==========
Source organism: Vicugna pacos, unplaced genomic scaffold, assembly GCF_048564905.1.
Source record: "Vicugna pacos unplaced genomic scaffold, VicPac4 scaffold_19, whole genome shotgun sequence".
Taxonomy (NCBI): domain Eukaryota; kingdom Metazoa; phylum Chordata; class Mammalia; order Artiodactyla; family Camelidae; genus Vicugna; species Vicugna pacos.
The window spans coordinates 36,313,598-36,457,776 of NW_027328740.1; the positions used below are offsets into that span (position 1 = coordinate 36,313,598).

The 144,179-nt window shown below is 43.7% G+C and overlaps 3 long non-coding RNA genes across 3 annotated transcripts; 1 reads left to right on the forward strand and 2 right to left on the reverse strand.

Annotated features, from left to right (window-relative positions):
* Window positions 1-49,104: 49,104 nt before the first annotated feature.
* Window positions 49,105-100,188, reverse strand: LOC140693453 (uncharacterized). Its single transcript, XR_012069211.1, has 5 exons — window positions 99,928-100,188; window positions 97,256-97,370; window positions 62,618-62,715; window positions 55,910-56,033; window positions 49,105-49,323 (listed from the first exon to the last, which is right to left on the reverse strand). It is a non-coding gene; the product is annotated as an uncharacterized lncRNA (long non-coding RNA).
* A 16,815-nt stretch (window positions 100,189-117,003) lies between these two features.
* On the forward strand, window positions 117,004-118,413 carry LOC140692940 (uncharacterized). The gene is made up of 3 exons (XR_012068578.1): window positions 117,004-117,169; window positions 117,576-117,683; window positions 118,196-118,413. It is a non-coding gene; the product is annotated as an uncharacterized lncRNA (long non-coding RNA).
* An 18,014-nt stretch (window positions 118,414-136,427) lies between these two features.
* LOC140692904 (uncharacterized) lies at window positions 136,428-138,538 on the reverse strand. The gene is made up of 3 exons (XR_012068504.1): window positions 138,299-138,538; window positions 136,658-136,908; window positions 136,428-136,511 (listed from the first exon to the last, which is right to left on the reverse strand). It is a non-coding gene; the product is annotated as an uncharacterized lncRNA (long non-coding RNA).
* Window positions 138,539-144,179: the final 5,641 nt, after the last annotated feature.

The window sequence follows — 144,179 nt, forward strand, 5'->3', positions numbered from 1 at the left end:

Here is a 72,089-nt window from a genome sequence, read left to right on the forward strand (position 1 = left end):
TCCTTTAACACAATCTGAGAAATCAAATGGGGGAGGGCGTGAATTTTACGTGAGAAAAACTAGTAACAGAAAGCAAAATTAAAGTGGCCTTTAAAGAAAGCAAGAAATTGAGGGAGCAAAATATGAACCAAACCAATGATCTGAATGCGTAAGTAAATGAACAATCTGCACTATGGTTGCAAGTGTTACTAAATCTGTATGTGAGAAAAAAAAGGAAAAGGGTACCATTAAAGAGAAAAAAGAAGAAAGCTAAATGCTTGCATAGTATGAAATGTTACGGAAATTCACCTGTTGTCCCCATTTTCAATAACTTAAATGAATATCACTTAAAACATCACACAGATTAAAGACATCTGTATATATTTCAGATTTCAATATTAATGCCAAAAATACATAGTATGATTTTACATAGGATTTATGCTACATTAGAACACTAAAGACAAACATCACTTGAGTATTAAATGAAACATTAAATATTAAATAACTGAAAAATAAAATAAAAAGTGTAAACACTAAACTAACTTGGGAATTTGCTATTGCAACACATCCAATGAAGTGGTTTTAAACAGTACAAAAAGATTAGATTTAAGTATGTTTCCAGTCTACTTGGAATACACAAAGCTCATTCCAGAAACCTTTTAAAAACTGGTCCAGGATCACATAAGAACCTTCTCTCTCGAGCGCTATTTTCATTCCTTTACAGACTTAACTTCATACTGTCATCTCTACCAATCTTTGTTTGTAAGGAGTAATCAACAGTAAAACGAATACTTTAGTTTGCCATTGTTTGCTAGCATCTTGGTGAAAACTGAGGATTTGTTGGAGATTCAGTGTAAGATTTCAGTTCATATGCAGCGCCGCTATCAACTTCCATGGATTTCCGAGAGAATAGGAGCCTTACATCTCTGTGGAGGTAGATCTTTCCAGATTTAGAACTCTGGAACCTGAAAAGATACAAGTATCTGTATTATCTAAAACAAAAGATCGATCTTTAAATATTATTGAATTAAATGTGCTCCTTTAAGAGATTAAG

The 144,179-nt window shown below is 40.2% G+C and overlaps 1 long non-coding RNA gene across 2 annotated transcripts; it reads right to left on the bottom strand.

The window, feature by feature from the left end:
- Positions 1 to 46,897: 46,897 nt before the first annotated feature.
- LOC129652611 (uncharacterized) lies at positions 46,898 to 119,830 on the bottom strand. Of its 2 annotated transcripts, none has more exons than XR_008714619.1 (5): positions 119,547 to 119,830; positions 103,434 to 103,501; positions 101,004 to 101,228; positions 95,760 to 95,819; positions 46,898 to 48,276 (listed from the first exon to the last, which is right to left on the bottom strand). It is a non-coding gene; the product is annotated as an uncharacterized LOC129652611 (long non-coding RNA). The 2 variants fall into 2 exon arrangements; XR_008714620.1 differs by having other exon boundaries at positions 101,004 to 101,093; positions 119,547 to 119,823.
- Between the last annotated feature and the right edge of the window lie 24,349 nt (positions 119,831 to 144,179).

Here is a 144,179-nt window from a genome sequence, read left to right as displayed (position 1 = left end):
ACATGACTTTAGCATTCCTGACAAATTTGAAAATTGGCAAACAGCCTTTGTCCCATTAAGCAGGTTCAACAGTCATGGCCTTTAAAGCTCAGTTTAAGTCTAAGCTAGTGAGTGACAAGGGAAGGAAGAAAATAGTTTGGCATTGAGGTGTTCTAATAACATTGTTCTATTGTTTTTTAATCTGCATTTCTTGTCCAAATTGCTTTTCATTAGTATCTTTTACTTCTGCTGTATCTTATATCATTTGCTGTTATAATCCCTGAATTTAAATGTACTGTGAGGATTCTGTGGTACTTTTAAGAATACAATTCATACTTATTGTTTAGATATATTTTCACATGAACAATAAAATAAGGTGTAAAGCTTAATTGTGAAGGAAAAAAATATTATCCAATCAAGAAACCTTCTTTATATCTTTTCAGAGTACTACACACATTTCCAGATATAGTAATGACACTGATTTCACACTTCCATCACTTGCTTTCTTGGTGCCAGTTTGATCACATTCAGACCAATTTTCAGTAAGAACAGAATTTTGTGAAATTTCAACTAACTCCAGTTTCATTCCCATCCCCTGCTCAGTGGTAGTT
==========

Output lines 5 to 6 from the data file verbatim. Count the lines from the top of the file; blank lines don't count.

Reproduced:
The 144,179-nt window shown below is 43.7% G+C and overlaps 3 long non-coding RNA genes across 3 annotated transcripts; 1 reads left to right on the forward strand and 2 right to left on the reverse strand.

Annotated features, from left to right (window-relative positions):